TuSimple and Waymo are in the lead in the emerging sector of autonomous trucking; TuSimple founder Xiaodi Hou and Waymo trucking head Boris Sofman had an in-depth discussion of their industry and the tech they’re building at TC Mobility 2020. Interestingly, while they’re solving the same problems, they have very different backgrounds and approaches.
From an article in Tech Crunch by Devon Coldeway.
Hou and Sofman started out by talking about why they were pursuing the trucking market in the first place. (Quotes have been lightly edited for clarity.)
“The market is massive; I think in the United States, $700-$800 billion a year is spent on the trucking industry. It’s continuing to grow every single year,” said Sofman, who joined Waymo from Anki last year to lead the effort in freight. “And there’s a huge shortage of drivers today, which is only going to increase over the next period of time. It’s just such a clear need. But it’s not going to be overnight — there’s still a really long tail of challenges that you can’t avoid. So the way we talk about it is the things that are hardest are just different.”
“It’s really the cost and reward analysis, thinking about building the operating system,” said Hou. “The cost is the number of features that you develop, and the reward is basically how many miles are you driving — you charge on a per mile basis. From that cost-reward analysis, trucking is simply the natural way to go for us. The total number of issues that you need to solve is probably 10 times less, but maybe, you know, five times harder.”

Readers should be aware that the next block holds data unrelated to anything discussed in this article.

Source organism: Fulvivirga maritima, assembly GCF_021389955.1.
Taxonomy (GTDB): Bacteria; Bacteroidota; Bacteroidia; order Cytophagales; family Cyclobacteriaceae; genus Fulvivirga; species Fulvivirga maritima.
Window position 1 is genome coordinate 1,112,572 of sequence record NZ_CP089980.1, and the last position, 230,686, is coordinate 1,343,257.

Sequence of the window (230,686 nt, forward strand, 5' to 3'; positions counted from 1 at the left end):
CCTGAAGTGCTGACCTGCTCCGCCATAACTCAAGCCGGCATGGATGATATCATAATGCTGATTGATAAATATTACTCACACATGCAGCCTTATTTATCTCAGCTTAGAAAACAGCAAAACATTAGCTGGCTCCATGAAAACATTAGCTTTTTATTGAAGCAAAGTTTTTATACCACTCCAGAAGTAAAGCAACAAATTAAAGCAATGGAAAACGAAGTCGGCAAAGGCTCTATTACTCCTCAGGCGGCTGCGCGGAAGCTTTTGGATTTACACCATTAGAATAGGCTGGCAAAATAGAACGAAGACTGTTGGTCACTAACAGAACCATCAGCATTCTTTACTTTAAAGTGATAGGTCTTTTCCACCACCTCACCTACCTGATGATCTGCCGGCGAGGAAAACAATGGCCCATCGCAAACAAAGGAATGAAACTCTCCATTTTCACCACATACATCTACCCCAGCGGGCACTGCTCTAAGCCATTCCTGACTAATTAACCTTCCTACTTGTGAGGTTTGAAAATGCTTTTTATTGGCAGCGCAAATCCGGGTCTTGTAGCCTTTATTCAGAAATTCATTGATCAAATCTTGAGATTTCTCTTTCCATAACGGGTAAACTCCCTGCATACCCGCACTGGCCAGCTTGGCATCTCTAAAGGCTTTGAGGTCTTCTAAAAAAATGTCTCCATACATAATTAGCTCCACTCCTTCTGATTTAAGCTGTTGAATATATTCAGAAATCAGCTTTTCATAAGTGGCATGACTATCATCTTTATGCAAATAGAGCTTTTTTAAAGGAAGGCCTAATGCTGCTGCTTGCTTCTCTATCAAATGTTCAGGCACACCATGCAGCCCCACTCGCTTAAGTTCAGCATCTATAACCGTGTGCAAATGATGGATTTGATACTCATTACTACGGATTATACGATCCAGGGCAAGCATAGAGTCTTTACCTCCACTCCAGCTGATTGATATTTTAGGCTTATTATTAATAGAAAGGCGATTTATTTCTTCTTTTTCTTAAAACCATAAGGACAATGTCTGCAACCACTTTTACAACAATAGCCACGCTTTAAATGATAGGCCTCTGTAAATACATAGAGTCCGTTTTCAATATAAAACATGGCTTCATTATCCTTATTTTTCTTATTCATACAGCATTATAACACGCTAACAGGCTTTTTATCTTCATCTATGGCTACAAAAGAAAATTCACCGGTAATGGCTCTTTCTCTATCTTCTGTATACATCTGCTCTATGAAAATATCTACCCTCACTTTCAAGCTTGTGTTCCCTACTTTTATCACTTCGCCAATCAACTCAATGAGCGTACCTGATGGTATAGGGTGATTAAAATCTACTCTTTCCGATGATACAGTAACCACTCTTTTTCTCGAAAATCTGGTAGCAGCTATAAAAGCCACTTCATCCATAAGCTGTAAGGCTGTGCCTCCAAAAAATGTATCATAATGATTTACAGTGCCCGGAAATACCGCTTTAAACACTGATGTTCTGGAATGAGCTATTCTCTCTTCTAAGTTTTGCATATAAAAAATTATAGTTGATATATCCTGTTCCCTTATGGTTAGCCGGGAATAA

“It’s really hard to quantify those numbers, though,” he concluded, “but you get my point.”
The two also discussed the complexity of creating a perceptual framework good enough to drive with.
“Even if you have perfect knowledge of the world, you have to predict what other objects and agents are going to do in that environment, and then make a decision yourself and the combination knows is very challenging,” said Sofman.
“What’s really helped us is a realization from the car side of the of the company many, many years ago that in order to help us solve this problem in the easiest way possible, and facilitate the challenges downstream, we had to create our own sensors,” he continued. “And so we have our own lidar, our own radar, our own cameras, and they have incredibly unique properties that were custom designed through five generations of hardware that try to really lean into the kind of most challenging situations that you just can’t avoid on the road.”
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